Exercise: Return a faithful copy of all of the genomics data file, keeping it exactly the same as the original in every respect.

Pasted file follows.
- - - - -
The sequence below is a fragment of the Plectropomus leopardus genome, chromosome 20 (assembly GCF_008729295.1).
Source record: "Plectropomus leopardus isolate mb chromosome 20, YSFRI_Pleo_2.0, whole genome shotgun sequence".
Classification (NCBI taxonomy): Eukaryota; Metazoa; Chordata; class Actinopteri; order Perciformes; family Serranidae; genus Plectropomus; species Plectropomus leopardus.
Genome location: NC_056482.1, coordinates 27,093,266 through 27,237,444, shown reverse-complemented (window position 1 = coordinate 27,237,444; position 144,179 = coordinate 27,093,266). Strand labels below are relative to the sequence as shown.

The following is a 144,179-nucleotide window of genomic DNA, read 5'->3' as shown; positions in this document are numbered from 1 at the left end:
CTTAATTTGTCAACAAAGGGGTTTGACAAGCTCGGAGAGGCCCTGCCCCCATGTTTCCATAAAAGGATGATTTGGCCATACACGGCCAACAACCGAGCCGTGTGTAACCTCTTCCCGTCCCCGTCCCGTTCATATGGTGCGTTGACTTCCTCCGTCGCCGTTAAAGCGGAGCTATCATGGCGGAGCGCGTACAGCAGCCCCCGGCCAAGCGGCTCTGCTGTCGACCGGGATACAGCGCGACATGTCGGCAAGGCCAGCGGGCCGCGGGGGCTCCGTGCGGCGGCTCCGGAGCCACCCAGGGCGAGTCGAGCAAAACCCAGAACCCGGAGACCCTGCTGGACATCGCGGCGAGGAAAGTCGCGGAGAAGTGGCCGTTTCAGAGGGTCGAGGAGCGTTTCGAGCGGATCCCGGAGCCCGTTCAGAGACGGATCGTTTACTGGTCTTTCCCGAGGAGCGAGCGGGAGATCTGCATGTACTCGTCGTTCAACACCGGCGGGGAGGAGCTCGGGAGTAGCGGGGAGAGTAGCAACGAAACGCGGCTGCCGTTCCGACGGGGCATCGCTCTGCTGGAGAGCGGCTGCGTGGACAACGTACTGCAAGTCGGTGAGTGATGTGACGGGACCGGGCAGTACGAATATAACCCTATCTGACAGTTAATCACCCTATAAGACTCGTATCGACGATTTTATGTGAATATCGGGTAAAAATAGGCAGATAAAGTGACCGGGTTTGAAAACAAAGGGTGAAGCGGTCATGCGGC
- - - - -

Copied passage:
The sequence below is a fragment of the Plectropomus leopardus genome, chromosome 20 (assembly GCF_008729295.1).
Source record: "Plectropomus leopardus isolate mb chromosome 20, YSFRI_Pleo_2.0, whole genome shotgun sequence".
Classification (NCBI taxonomy): Eukaryota; Metazoa; Chordata; class Actinopteri; order Perciformes; family Serranidae; genus Plectropomus; species Plectropomus leopardus.
Genome location: NC_056482.1, coordinates 27,093,266 through 27,237,444, shown reverse-complemented (window position 1 = coordinate 27,237,444; position 144,179 = coordinate 27,093,266). Strand labels below are relative to the sequence as shown.

The following is a 144,179-nucleotide window of genomic DNA, read 5'->3' as shown; positions in this document are numbered from 1 at the left end:
CTTAATTTGTCAACAAAGGGGTTTGACAAGCTCGGAGAGGCCCTGCCCCCATGTTTCCATAAAAGGATGATTTGGCCATACACGGCCAACAACCGAGCCGTGTGTAACCTCTTCCCGTCCCCGTCCCGTTCATATGGTGCGTTGACTTCCTCCGTCGCCGTTAAAGCGGAGCTATCATGGCGGAGCGCGTACAGCAGCCCCCGGCCAAGCGGCTCTGCTGTCGACCGGGATACAGCGCGACATGTCGGCAAGGCCAGCGGGCCGCGGGGGCTCCGTGCGGCGGCTCCGGAGCCACCCAGGGCGAGTCGAGCAAAACCCAGAACCCGGAGACCCTGCTGGACATCGCGGCGAGGAAAGTCGCGGAGAAGTGGCCGTTTCAGAGGGTCGAGGAGCGTTTCGAGCGGATCCCGGAGCCCGTTCAGAGACGGATCGTTTACTGGTCTTTCCCGAGGAGCGAGCGGGAGATCTGCATGTACTCGTCGTTCAACACCGGCGGGGAGGAGCTCGGGAGTAGCGGGGAGAGTAGCAACGAAACGCGGCTGCCGTTCCGACGGGGCATCGCTCTGCTGGAGAGCGGCTGCGTGGACAACGTACTGCAAGTCGGTGAGTGATGTGACGGGACCGGGCAGTACGAATATAACCCTATCTGACAGTTAATCACCCTATAAGACTCGTATCGACGATTTTATGTGAATATCGGGTAAAAATAGGCAGATAAAGTGACCGGGTTTGAAAACAAAGGGTGAAGCGGTCATGCGGC